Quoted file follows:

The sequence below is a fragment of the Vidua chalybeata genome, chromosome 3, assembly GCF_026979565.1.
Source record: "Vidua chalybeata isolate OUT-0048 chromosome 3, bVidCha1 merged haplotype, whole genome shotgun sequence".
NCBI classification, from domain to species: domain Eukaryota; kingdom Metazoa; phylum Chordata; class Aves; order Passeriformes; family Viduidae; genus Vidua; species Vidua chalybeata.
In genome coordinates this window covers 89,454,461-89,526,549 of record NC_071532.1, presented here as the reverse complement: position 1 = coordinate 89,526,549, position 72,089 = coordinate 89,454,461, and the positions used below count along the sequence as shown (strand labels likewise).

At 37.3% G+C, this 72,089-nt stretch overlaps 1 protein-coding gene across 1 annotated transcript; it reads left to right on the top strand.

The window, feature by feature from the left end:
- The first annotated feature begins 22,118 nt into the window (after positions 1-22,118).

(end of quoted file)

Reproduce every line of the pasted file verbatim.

The sequence below is a fragment of the Vidua chalybeata genome, chromosome 3, assembly GCF_026979565.1.
Source record: "Vidua chalybeata isolate OUT-0048 chromosome 3, bVidCha1 merged haplotype, whole genome shotgun sequence".
NCBI classification, from domain to species: domain Eukaryota; kingdom Metazoa; phylum Chordata; class Aves; order Passeriformes; family Viduidae; genus Vidua; species Vidua chalybeata.
In genome coordinates this window covers 89,454,461-89,526,549 of record NC_071532.1, presented here as the reverse complement: position 1 = coordinate 89,526,549, position 72,089 = coordinate 89,454,461, and the positions used below count along the sequence as shown (strand labels likewise).

At 37.3% G+C, this 72,089-nt stretch overlaps 1 protein-coding gene across 1 annotated transcript; it reads left to right on the top strand.

The window, feature by feature from the left end:
- The first annotated feature begins 22,118 nt into the window (after positions 1-22,118).